Phylogenetic analysis and genome annotation of MAGs

A total of 6339 representative MAGs were classified using the Genome Taxonomy Database Toolkit (GTDB-tk)75. All phylogenetic trees of the MAGs were built by PhyloPhlAn (v3.0.51)76 and visualized using iTOL (v5.6.2)77 or ggtree (v2.3.3.993)78,79 in R package (v3.6.2). The genome annotation of MAGs, including the prediction of coding sequence (CDS), tRNA, and rRNA, was performed with Prokka80 using the annotate_bins module of metaWRAP (v1.1.1).

Estimation of the abundances of genes, taxa, function terms, and MAGs

Clean reads of each sample were aligned to the gene catalog using BWA MEM (v0.7.17-r1188)53. The outputs were converted to BAM format by Samtools (v1.10)81. FeatureCounts (v2.0.1)82 was then used to compute the number of successfully assigned reads. The abundances were normalized to fragments per kilobase of gene sequence per million reads mapped (FPKM)83. For each sample, the FPKM was calculated by the formula:

$${\mathrm{FPKM}} = \frac{{numFragments}}{{\frac{{geneLength}}{{1000}} \times \frac{{totalNumReads}}{{1,000,000}}}}$$

where numFragment is the number of fragments mapped to a gene sequence; geneLength is the length of the gene sequence; and totalNumReads is the total number of mapped reads of a sample.

The abundances of microbial taxa, KEGG Orthology (KO), KEGG pathway, eggNOG Orthology, CAZyme, Antibiotic Resistance Ontology (ARO), and Virulence Factors (VF) were calculated by adding the abundances of all the members falling within each category. Salmon (v0.9.1) was used to quantify the abundance of each MAG in each sample with alignment-based mode84.

Statistical analysis

Rarefaction curve analysis

Based on the gene profile table, random sampling was performed 100 times in all tested samples without replacement for a given number of sample size and the total number of nonredundant genes was calculated for each sampling time. The sample size increased from 20 to 500 at the rate of 20 samples per step. The average of the 100 sampling times was plotted for each sample size.

Contribution of sequencing depth to the number of nonredundant genes

To explore the effect of sequencing depth on the capture of gut microbial genes, the correlation between the sequencing depth and the number of predicted genes was analyzed in 301 feces samples from F6 pigs of the Mosaic population. The adjusted R-squared and P-values were calculated using a linear regression model in R package (v3.6.2). We further selected 20 fecal samples from the F6 population with about 12.4-Gb sequencing data, and randomly drew 6.2-Gb reads from each sample for assembling, and predicting microbial genes. The number of predicted genes between two sequencing depths was compared with the Wilcoxon test by ggpubr in R package (v3.6.2).

Computation of the mapping ratios of metagenomic sequencing reads

For the PGC, 3,460,040 complete genes were extracted from the gene catalog and dereplicated at the protein level using CD-HIT (v4.8.1) as described above. A total of 76 metagenomic sequencing data obtained from diverse sample sources were downloaded from five public datasets. After quality control and removing the host genomic sequence using the methods described above, the clean reads of each sample were aligned to the PIGC90 and PGC90 by BWA MEM (v0.7.17-r1188). The number of mapped reads were counted using Samtools (v1.10). The ratio of mapped reads was calculated by computing the percentage of the mapped reads in the total number of reads obtained in each sample. The boxplots were visualized by ggpubr in R package (v3.6.2).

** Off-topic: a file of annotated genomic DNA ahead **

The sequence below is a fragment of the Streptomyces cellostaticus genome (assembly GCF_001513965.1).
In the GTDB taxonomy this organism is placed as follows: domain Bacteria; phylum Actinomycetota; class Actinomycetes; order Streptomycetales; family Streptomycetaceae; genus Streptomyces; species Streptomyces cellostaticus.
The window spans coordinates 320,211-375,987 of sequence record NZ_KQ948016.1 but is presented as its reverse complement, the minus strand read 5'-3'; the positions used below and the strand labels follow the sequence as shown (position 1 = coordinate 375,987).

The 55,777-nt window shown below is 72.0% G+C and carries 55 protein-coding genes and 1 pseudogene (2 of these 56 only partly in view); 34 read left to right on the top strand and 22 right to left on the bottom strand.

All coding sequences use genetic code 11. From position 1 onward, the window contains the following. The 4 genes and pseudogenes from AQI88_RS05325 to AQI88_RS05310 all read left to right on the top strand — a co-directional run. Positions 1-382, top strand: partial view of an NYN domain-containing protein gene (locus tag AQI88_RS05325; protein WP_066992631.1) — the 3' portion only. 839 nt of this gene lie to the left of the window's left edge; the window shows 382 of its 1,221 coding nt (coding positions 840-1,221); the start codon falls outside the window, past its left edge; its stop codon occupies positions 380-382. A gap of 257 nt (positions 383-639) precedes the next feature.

Other statistical analyses

The α-diversity of gut microbiota including the number of observed species and Shannon index, and principal coordinate analysis based on the Bray–Curtis distance were calculated by vegan in R package (v3.6.2). Comparison of the gut microbiome between wild boars and Duroc pigs was performed by two-tailed Wilcoxon test (pairwise comparison) or Kruskal–Wallis (multiple group comparison). Bonferroni-corrected P < 0.01 was set as the significance threshold for the comparisons of bacteria species, KEGG pathway and MAGs between wild boars and Duroc pigs. The results were visualized with the boxplots or heatmaps plotted by ggpubr and pheatmap in R package (v3.6.2), respectively. Text processing, information extraction and data statistics in pipeline for the construction of PIGC and MAGs were processed using R (v3.6.2), Python (v3.5.5), or Perl (v5.10.1) programs.

Public data used

The gene catalog of the pig gut microbiome from 287 samples (PGC) was downloaded from GigaScience Database with link Five metagenomic sequencing datasets of the pig gut microbiome from the samples varying in countries, pig breeds, ages, and gut locations, were downloaded from NCBI with accession numbers ERP024389 (n = 20), SRP108960 (n = 8), SRP116179 (n = 8), and SRP188615 (n = 40), and used for evaluating the representation of microbial genes in the PIGC. All sources of public databases used in analysis pipeline can be available from GitHub Repository (

Reporting summary

Further information on research design is available in the Nature Research Reporting Summary linked to this article.